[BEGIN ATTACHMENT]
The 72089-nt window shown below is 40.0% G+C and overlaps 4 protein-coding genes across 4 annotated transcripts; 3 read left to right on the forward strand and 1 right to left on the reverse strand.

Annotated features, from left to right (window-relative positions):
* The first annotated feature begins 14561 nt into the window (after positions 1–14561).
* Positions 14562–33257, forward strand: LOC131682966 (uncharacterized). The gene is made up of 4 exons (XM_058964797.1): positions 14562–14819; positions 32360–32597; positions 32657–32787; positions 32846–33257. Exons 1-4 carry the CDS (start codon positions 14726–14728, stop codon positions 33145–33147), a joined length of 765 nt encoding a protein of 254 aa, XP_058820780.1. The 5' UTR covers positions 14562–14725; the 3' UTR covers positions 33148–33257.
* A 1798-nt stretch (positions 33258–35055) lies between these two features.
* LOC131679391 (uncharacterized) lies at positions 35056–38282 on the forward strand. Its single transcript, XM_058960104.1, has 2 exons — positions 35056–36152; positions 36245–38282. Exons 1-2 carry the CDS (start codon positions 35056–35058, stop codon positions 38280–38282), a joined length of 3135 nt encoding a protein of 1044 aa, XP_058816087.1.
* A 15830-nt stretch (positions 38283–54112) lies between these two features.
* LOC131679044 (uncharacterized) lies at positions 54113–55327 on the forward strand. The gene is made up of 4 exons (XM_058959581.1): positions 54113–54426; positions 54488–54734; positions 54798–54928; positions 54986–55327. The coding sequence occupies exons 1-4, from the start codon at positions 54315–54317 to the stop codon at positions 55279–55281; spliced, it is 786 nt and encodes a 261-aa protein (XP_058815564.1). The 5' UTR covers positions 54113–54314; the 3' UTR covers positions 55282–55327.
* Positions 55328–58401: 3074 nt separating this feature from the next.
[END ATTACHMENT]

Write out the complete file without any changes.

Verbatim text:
The 72089-nt window shown below is 40.0% G+C and overlaps 4 protein-coding genes across 4 annotated transcripts; 3 read left to right on the forward strand and 1 right to left on the reverse strand.

Annotated features, from left to right (window-relative positions):
* The first annotated feature begins 14561 nt into the window (after positions 1–14561).
* Positions 14562–33257, forward strand: LOC131682966 (uncharacterized). The gene is made up of 4 exons (XM_058964797.1): positions 14562–14819; positions 32360–32597; positions 32657–32787; positions 32846–33257. Exons 1-4 carry the CDS (start codon positions 14726–14728, stop codon positions 33145–33147), a joined length of 765 nt encoding a protein of 254 aa, XP_058820780.1. The 5' UTR covers positions 14562–14725; the 3' UTR covers positions 33148–33257.
* A 1798-nt stretch (positions 33258–35055) lies between these two features.
* LOC131679391 (uncharacterized) lies at positions 35056–38282 on the forward strand. Its single transcript, XM_058960104.1, has 2 exons — positions 35056–36152; positions 36245–38282. Exons 1-2 carry the CDS (start codon positions 35056–35058, stop codon positions 38280–38282), a joined length of 3135 nt encoding a protein of 1044 aa, XP_058816087.1.
* A 15830-nt stretch (positions 38283–54112) lies between these two features.
* LOC131679044 (uncharacterized) lies at positions 54113–55327 on the forward strand. The gene is made up of 4 exons (XM_058959581.1): positions 54113–54426; positions 54488–54734; positions 54798–54928; positions 54986–55327. The coding sequence occupies exons 1-4, from the start codon at positions 54315–54317 to the stop codon at positions 55279–55281; spliced, it is 786 nt and encodes a 261-aa protein (XP_058815564.1). The 5' UTR covers positions 54113–54314; the 3' UTR covers positions 55282–55327.
* Positions 55328–58401: 3074 nt separating this feature from the next.